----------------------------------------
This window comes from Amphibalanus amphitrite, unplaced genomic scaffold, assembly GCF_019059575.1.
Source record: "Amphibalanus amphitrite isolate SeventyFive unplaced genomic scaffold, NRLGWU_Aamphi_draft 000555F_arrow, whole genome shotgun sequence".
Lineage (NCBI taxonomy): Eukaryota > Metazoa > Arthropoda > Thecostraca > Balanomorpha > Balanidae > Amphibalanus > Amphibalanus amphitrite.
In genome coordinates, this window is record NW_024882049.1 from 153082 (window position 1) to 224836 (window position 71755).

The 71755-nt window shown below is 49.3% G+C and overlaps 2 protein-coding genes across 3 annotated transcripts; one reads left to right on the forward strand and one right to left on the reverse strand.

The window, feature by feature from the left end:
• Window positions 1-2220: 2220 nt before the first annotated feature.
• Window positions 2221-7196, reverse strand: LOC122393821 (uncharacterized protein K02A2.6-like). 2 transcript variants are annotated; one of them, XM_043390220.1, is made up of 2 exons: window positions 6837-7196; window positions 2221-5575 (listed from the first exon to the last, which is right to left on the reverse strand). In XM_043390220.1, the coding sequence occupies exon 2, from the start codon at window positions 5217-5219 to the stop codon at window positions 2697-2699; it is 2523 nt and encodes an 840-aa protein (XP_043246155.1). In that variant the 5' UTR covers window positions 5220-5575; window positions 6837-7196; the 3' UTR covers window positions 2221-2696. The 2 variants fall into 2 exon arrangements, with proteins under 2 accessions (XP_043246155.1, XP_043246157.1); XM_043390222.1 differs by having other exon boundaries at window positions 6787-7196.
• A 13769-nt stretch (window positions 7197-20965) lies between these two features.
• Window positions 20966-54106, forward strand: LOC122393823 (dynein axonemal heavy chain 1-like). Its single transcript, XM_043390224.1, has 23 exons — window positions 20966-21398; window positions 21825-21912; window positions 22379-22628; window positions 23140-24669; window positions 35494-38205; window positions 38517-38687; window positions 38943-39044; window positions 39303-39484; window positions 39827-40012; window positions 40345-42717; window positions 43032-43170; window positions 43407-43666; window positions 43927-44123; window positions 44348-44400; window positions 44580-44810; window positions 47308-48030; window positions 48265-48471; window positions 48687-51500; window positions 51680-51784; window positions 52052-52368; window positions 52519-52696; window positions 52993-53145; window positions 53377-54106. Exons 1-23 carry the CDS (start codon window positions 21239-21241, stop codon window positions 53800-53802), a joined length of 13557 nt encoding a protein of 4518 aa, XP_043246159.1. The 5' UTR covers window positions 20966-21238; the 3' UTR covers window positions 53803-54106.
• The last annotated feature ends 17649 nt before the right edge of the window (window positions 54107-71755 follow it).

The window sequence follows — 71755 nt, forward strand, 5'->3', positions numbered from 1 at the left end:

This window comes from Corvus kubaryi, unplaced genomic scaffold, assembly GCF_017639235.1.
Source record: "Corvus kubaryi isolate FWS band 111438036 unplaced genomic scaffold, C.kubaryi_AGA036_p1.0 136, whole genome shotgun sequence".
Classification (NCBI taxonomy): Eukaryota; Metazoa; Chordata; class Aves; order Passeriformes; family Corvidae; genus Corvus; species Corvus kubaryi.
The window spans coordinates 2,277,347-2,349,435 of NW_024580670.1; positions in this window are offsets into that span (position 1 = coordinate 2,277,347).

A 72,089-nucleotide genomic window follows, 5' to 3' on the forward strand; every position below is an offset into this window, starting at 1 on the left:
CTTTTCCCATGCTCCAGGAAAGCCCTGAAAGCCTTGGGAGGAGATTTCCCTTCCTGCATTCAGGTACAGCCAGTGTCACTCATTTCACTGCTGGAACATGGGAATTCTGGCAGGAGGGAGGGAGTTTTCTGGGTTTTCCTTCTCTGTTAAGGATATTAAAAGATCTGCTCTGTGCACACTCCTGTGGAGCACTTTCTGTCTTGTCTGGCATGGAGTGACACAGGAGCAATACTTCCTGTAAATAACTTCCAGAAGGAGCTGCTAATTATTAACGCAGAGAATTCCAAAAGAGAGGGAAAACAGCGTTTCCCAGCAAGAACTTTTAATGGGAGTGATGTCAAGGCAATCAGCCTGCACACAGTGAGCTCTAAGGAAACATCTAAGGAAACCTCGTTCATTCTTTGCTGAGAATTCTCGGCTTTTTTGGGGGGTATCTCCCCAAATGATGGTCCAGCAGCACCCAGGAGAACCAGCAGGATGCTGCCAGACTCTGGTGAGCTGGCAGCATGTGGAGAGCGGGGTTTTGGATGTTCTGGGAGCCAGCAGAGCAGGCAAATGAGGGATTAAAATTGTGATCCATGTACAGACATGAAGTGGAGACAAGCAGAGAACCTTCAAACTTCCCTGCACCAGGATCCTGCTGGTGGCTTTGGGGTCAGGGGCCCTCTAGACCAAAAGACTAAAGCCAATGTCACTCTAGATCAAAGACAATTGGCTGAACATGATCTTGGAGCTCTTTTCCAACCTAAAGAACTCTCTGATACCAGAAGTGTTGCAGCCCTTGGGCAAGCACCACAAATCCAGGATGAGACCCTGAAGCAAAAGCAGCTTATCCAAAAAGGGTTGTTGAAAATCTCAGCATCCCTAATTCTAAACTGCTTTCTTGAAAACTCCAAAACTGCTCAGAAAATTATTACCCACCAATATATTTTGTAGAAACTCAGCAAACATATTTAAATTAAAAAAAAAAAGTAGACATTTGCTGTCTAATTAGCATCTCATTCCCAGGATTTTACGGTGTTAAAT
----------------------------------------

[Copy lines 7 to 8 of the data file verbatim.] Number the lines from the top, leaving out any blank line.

• Window positions 1-2220: 2220 nt before the first annotated feature.
• Window positions 2221-7196, reverse strand: LOC122393821 (uncharacterized protein K02A2.6-like). 2 transcript variants are annotated; one of them, XM_043390220.1, is made up of 2 exons: window positions 6837-7196; window positions 2221-5575 (listed from the first exon to the last, which is right to left on the reverse strand). In XM_043390220.1, the coding sequence occupies exon 2, from the start codon at window positions 5217-5219 to the stop codon at window positions 2697-2699; it is 2523 nt and encodes an 840-aa protein (XP_043246155.1). In that variant the 5' UTR covers window positions 5220-5575; window positions 6837-7196; the 3' UTR covers window positions 2221-2696. The 2 variants fall into 2 exon arrangements, with proteins under 2 accessions (XP_043246155.1, XP_043246157.1); XM_043390222.1 differs by having other exon boundaries at window positions 6787-7196.